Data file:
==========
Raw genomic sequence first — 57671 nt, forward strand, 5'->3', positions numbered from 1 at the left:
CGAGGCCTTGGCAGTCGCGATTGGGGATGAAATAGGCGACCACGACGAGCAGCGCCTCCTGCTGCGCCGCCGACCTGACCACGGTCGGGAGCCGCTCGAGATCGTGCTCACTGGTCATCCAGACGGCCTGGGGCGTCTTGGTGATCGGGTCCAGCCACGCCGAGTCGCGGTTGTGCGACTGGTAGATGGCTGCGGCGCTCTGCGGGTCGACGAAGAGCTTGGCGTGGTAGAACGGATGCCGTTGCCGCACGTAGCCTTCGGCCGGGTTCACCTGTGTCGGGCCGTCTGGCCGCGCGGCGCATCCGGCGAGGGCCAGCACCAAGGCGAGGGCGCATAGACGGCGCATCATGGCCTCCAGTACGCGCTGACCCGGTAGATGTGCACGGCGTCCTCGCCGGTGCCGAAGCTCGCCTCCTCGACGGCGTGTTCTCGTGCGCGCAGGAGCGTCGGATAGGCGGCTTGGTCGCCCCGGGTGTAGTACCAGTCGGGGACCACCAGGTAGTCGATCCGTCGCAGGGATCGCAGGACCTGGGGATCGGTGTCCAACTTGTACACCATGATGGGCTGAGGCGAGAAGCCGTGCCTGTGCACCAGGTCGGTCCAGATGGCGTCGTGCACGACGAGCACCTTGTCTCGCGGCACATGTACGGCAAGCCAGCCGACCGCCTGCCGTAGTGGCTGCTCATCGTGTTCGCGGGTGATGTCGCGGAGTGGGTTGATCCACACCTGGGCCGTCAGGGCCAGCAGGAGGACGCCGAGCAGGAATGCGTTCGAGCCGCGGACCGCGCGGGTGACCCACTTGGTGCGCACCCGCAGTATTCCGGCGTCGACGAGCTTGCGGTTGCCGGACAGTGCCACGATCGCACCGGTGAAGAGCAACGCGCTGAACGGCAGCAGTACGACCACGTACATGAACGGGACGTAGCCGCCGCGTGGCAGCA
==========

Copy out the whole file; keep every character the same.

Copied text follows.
Raw genomic sequence first — 57671 nt, forward strand, 5'->3', positions numbered from 1 at the left:
CGAGGCCTTGGCAGTCGCGATTGGGGATGAAATAGGCGACCACGACGAGCAGCGCCTCCTGCTGCGCCGCCGACCTGACCACGGTCGGGAGCCGCTCGAGATCGTGCTCACTGGTCATCCAGACGGCCTGGGGCGTCTTGGTGATCGGGTCCAGCCACGCCGAGTCGCGGTTGTGCGACTGGTAGATGGCTGCGGCGCTCTGCGGGTCGACGAAGAGCTTGGCGTGGTAGAACGGATGCCGTTGCCGCACGTAGCCTTCGGCCGGGTTCACCTGTGTCGGGCCGTCTGGCCGCGCGGCGCATCCGGCGAGGGCCAGCACCAAGGCGAGGGCGCATAGACGGCGCATCATGGCCTCCAGTACGCGCTGACCCGGTAGATGTGCACGGCGTCCTCGCCGGTGCCGAAGCTCGCCTCCTCGACGGCGTGTTCTCGTGCGCGCAGGAGCGTCGGATAGGCGGCTTGGTCGCCCCGGGTGTAGTACCAGTCGGGGACCACCAGGTAGTCGATCCGTCGCAGGGATCGCAGGACCTGGGGATCGGTGTCCAACTTGTACACCATGATGGGCTGAGGCGAGAAGCCGTGCCTGTGCACCAGGTCGGTCCAGATGGCGTCGTGCACGACGAGCACCTTGTCTCGCGGCACATGTACGGCAAGCCAGCCGACCGCCTGCCGTAGTGGCTGCTCATCGTGTTCGCGGGTGATGTCGCGGAGTGGGTTGATCCACACCTGGGCCGTCAGGGCCAGCAGGAGGACGCCGAGCAGGAATGCGTTCGAGCCGCGGACCGCGCGGGTGACCCACTTGGTGCGCACCCGCAGTATTCCGGCGTCGACGAGCTTGCGGTTGCCGGACAGTGCCACGATCGCACCGGTGAAGAGCAACGCGCTGAACGGCAGCAGTACGACCACGTACATGAACGGGACGTAGCCGCCGCGTGGCAGCA